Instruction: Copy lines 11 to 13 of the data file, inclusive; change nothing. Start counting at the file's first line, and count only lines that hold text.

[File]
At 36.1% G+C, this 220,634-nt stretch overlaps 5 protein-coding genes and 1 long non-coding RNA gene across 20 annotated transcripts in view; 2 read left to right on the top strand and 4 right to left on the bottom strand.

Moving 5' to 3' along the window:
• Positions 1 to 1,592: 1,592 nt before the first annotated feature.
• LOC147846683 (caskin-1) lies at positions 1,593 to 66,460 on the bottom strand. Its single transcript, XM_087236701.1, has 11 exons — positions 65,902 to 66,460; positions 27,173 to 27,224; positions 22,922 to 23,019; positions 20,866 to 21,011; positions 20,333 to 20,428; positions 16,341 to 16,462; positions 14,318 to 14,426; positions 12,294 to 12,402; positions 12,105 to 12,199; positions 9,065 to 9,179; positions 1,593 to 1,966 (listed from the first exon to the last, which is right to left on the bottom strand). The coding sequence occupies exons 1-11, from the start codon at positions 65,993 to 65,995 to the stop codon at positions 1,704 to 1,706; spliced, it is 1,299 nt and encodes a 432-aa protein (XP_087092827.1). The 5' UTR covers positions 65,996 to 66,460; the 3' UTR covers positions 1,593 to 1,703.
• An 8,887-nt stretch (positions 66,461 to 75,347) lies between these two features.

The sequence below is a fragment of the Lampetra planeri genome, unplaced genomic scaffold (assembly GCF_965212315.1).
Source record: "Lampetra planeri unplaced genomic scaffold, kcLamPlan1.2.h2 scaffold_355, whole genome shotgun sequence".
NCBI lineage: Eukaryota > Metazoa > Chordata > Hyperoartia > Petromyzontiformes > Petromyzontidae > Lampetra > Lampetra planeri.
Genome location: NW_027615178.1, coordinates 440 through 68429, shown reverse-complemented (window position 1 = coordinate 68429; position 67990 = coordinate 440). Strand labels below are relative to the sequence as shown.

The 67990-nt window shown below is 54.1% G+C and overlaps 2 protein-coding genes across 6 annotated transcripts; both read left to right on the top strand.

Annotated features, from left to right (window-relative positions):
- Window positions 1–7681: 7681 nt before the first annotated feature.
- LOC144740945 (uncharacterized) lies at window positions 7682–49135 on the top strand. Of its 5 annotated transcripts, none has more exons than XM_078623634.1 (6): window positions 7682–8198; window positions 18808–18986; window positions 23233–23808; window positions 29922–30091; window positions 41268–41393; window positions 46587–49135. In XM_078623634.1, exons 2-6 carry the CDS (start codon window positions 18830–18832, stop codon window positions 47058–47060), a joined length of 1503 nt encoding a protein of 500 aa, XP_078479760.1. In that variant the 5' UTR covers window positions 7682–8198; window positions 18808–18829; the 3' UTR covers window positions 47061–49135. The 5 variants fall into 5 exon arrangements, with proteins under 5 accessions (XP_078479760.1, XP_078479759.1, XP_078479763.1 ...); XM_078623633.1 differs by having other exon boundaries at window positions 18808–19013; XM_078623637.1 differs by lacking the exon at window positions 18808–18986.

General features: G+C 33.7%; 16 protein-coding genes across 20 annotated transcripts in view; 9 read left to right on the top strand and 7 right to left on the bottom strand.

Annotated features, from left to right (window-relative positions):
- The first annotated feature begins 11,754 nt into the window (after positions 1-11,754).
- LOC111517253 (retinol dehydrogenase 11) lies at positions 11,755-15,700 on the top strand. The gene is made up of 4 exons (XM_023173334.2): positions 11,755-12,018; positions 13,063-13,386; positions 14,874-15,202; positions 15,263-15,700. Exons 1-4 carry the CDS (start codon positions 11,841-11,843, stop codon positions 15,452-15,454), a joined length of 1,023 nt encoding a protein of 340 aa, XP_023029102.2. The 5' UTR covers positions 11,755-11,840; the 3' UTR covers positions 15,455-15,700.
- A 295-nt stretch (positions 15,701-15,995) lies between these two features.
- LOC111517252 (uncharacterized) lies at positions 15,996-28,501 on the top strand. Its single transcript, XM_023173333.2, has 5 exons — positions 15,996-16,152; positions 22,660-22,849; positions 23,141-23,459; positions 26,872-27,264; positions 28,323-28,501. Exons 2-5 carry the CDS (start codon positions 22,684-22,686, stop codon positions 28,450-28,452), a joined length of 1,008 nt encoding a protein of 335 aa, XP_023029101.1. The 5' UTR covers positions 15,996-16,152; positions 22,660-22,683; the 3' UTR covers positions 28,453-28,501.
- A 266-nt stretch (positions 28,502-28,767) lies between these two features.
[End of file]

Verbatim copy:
Annotated features, from left to right (window-relative positions):
- Window positions 1–7681: 7681 nt before the first annotated feature.
- LOC144740945 (uncharacterized) lies at window positions 7682–49135 on the top strand. Of its 5 annotated transcripts, none has more exons than XM_078623634.1 (6): window positions 7682–8198; window positions 18808–18986; window positions 23233–23808; window positions 29922–30091; window positions 41268–41393; window positions 46587–49135. In XM_078623634.1, exons 2-6 carry the CDS (start codon window positions 18830–18832, stop codon window positions 47058–47060), a joined length of 1503 nt encoding a protein of 500 aa, XP_078479760.1. In that variant the 5' UTR covers window positions 7682–8198; window positions 18808–18829; the 3' UTR covers window positions 47061–49135. The 5 variants fall into 5 exon arrangements, with proteins under 5 accessions (XP_078479760.1, XP_078479759.1, XP_078479763.1 ...); XM_078623633.1 differs by having other exon boundaries at window positions 18808–19013; XM_078623637.1 differs by lacking the exon at window positions 18808–18986.